Cobert names team for building National Background Investigations Bureau
Acting Office of Personnel Management Director Beth Cobert described the new transition team as "a key milestone in what will be a long, inter-agency process."
Acting Office of Personnel Management Director Beth Cobert has named leaders for a transition team to help stand up the new National Background Investigations Bureau (NBIB). In an email to OPM staff obtained by FCW, Cobert said James C. Onusko will lead the effort, which will draw on "investigative, security, change management, and IT experts from several government agencies and departments."
Onusko has been the Department of Veterans Affairs' executive director for personnel security and identity management since December 2013, according to Cobert's email. His deputy will be Christy K. Wilder, a former OPM employee who is returning to the agency from the Office of the Director of National Intelligence's Office of Legislative Affairs.
Also on the team, Cobert said, are Tori Gold from the Bureau of Alcohol, Tobacco, Firearms and Explosives and Laura Duke from the Office of Management and Budget. Current OPM employees Curtis Mejeur (the Federal Investigative Services' IT program manager) and Mark Sherwin (FIS' deputy associate director) "will also be playing a large role on the team."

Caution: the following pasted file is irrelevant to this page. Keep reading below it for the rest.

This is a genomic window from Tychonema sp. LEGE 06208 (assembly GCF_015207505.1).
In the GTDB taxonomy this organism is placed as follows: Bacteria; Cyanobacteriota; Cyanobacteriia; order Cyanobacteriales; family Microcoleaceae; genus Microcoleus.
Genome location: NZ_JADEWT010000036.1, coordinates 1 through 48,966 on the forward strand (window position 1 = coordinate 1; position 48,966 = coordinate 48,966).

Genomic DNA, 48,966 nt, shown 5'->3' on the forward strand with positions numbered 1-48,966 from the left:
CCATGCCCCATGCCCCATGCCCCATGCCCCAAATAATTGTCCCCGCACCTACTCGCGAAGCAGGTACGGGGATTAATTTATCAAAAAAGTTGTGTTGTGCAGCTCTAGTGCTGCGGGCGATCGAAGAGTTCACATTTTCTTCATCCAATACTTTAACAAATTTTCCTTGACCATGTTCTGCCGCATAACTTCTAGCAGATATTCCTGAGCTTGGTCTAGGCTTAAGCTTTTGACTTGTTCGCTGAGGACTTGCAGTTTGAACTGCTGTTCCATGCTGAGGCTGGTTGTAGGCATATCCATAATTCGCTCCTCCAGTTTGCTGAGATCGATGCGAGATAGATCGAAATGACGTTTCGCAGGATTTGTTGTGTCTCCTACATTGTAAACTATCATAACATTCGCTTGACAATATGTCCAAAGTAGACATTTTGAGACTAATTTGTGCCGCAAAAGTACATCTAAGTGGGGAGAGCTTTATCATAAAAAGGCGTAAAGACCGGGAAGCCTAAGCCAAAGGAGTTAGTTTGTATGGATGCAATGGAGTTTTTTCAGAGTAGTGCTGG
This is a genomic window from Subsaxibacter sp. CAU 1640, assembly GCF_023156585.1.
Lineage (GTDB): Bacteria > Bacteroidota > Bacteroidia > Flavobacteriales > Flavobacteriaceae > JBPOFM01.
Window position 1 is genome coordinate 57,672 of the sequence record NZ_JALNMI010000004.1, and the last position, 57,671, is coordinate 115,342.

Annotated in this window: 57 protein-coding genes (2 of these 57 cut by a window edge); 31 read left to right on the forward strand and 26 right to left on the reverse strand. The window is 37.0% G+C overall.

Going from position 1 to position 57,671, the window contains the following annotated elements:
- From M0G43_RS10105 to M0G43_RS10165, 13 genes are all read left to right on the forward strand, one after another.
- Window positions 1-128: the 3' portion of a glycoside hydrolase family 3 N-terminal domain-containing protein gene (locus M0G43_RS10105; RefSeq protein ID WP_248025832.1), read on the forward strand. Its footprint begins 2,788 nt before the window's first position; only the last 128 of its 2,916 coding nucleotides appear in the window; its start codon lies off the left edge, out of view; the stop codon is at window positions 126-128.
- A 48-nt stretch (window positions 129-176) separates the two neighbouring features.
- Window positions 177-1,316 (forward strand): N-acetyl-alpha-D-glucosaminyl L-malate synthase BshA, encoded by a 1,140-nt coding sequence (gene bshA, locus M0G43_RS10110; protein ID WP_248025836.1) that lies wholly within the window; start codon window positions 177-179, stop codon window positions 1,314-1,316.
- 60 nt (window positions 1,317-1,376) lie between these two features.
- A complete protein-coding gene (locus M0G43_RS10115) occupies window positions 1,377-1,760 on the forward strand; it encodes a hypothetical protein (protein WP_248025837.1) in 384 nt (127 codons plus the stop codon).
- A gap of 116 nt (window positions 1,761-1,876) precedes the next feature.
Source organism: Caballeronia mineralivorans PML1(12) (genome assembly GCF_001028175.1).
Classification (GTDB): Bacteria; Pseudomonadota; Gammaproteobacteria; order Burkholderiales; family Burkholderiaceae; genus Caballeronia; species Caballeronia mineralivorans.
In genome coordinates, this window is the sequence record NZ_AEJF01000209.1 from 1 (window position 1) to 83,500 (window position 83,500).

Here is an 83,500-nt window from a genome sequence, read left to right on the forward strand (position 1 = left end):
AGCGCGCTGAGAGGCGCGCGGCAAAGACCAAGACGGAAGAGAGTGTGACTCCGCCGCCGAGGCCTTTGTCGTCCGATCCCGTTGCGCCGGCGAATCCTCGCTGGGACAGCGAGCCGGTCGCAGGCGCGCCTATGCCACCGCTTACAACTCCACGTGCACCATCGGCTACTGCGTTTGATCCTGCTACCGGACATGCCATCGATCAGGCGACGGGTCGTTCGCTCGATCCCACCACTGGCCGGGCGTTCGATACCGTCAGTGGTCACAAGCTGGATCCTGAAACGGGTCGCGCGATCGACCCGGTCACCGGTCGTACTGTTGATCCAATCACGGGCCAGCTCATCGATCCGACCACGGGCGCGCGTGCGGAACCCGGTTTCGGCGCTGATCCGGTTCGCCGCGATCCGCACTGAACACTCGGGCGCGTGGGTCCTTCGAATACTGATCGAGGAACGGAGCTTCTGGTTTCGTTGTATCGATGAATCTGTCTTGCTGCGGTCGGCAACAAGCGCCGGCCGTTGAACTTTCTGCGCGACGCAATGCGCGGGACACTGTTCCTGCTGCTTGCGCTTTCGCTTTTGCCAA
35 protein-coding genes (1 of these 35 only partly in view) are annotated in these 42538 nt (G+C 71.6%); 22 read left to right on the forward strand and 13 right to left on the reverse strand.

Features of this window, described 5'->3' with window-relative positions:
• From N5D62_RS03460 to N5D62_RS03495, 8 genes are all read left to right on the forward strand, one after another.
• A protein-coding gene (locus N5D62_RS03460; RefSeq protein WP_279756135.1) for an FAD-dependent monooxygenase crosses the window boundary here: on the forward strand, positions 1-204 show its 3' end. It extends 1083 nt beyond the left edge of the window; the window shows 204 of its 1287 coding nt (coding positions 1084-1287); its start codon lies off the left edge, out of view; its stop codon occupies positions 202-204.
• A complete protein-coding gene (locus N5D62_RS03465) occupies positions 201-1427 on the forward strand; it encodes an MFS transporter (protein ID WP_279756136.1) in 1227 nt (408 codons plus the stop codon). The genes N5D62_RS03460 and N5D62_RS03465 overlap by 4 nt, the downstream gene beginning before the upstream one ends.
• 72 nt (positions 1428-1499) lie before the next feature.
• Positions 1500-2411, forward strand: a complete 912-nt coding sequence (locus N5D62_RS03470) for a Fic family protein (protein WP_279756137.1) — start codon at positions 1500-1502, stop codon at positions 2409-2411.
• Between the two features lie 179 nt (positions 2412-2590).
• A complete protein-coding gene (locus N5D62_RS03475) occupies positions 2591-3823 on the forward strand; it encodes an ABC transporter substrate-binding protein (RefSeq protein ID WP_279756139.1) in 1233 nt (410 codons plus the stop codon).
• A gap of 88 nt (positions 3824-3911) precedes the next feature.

Cobert added that Dean Hunter, OPM’s director of facilities, security and emergency management, will lead an internal, "parallel process within OPM" to complement the transition team's government-wide work.
OPM Press Secretary Samuel Schumach confirmed the team details to FCW, and noted that the participants "will be focused on standing up NBIB in a way that strengthens how the federal government conducts background investigations and protects vital information."
The White House announced plans to create the NBIB in January -- part of the administration's continuing efforts to address shortcomings in federal background checks and record security that surfaced in the wake of the OPM data breach that compromised personal information on more than 22 million individuals.
Posted on Mar 18, 2016 at 10:13 AM